Purpose: Pediatric no-show and canceled clinic appointments (missed appointments) are a chronic problem impacting patient outcomes and clinics' financial well-being. From a patient perspective, the limited number of pediatric specialists means that patients may need to wait months before the next appointment. From the clinic's perspective, missed appointments generate non-value added (NVA) activities and costs, lost revenue, and disruptions in care.
During phase I of the quality improvement project, a nurse-led project team calculated a 16% missed appointment rate at a large pediatric inner-city clinic that serves a high-risk disadvantaged population. The missed appointment rate meant that too many pediatric patients missed patient care, and the clinic suffered financial losses. The annual revenue loss from the missed appointments was over $160,000, and the NVA costs were $56,000. Phase I deliverables included identifying the significant patient factors associated with missed appointments and developing a prediction model to predict the impact of the factors on missed appointments. This abstract focuses on the outcomes of the second phase of the project. Phase II's purpose was to develop and implement sustainable interventions to reduce the number of missed appointments.
Methods: The project team implemented interventions aimed at two significant patient factors associated with missed appointments: 1) patients forgetting about appointments and 2) high risk for missed appointment visit types. The first intervention was a patient reminder system. Designated staff placed a targeted reminder call to the patient one day before the appointment. The second intervention moved the PVC13 vaccine and the Hib vaccine from the "12-month well-baby visit" to the "15-month well-baby visit." Historically, the 12-month visit had a low missed appointment rate while the 15-month visit had a high missed appointment rate. The intervention's goal was to create a sense of importance in patients' families' minds for the 15-month visit. The team executed a 16-week pilot program for the interventions.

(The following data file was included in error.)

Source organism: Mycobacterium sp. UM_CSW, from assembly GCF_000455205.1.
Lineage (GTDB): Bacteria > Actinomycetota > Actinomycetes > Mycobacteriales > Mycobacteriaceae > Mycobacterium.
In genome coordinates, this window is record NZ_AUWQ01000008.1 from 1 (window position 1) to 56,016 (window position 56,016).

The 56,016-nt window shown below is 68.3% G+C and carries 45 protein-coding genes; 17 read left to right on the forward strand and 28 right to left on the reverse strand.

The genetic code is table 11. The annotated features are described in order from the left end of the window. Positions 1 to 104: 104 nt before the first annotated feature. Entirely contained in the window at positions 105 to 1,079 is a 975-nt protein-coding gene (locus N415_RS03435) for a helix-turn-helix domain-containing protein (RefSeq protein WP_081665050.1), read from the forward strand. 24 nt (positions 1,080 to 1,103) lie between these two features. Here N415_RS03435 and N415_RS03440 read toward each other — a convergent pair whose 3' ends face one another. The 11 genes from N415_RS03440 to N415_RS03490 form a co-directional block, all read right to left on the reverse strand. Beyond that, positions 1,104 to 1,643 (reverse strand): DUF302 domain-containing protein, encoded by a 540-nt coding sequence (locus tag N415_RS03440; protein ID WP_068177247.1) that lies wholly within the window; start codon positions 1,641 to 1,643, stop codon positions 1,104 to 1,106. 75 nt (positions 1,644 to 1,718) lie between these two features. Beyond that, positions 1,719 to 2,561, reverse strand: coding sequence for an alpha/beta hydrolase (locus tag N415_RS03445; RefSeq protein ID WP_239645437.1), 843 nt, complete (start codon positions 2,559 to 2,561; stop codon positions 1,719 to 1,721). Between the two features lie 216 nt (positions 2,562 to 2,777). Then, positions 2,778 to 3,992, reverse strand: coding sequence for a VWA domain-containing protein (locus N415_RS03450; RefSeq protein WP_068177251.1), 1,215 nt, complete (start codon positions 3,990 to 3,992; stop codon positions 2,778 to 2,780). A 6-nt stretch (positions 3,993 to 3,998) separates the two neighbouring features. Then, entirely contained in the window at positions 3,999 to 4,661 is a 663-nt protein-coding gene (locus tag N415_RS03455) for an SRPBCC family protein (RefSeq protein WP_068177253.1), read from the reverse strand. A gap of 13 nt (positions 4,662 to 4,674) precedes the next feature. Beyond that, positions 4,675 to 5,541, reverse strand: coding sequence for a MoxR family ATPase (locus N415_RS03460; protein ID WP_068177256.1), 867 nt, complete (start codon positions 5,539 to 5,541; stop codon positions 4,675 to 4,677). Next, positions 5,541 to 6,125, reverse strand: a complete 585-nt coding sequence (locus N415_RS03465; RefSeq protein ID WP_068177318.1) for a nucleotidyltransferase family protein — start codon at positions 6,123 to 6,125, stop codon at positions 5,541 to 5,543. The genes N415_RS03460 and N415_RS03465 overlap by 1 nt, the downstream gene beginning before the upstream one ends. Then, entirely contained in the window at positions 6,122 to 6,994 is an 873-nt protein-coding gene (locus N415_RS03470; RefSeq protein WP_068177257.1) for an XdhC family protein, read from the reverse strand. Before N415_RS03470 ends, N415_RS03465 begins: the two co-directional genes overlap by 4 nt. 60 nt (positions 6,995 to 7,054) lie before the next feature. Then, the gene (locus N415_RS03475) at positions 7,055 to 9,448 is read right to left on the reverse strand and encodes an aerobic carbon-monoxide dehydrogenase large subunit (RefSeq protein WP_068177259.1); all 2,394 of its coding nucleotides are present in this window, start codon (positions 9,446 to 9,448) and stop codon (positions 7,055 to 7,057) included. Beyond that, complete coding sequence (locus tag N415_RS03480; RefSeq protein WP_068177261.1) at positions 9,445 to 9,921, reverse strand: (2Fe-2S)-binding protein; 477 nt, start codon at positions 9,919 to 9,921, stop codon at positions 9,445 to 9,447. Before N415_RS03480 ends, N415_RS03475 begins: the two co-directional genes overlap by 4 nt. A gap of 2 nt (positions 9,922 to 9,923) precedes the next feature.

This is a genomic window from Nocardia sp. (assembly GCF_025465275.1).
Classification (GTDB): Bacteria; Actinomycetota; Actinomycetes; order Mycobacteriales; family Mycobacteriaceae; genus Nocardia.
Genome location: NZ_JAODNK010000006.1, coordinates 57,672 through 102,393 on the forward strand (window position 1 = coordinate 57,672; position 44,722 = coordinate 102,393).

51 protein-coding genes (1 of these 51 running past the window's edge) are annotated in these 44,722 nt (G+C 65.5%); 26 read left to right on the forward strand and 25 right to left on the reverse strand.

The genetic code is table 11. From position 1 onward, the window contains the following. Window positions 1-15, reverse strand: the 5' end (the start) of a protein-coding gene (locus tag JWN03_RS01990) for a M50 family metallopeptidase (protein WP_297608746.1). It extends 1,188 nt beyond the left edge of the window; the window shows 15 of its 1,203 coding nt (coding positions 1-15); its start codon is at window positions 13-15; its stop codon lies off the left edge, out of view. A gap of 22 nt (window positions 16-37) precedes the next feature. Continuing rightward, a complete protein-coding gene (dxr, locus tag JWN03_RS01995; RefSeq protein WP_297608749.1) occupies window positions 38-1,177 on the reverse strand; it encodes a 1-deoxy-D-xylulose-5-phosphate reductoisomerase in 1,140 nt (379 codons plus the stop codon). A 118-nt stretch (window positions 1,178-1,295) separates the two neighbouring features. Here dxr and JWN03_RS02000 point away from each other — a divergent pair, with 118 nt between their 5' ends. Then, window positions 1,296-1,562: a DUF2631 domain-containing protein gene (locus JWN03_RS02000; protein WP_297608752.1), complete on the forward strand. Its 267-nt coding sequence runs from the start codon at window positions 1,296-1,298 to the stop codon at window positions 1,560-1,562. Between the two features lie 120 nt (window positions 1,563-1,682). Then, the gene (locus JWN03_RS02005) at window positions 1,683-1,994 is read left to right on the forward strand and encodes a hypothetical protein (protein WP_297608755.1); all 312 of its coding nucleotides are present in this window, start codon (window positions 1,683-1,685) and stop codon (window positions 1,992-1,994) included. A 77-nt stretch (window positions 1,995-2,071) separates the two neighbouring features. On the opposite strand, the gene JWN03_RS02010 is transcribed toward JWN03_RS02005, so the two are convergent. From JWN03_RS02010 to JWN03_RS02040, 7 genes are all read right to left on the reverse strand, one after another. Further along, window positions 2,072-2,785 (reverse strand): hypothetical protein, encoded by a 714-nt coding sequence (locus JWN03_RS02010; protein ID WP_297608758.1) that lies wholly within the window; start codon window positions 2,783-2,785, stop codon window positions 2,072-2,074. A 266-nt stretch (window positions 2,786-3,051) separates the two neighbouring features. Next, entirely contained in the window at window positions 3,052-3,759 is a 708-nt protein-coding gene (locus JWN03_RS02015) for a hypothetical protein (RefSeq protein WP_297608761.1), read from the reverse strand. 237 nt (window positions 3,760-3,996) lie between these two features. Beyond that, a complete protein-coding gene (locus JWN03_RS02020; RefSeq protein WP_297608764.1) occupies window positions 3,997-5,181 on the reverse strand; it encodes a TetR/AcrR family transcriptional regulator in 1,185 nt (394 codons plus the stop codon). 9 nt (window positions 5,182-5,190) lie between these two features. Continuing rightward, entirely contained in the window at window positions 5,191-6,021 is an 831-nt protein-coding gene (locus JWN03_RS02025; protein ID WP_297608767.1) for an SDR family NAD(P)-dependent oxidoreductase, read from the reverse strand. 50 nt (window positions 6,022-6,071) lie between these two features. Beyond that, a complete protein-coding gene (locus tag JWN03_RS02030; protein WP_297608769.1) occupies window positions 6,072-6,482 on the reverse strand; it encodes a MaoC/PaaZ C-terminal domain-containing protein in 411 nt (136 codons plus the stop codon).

Results: Over the 16-week pilot program, the missed appointment rate dropped from 16% to 14% (p=.006), the no-show rate dropped from 9.5% to 8% (p=.000), and the "15-month well baby visit" missed appointment rate dropped from 34% to 27% (p=.034). The results saved the clinic approximately 30 minutes per day in NVA activity time. The project team collaborated with leadership to 1) ensure the interventions became policy and 2) create a quality initiative to transform other high-risk visit types into low-risk visit types.
Conclusion: A nurse-led project team successfully developed and implemented two interventions that reduced the missed appointment rate in a large pediatric inner-city clinic. The results improved overall care for a high-risk disadvantaged population while improving the financial condition of the clinic. This project’s success demonstrates the importance of having nurses in quality improvement leadership roles to improve patient care.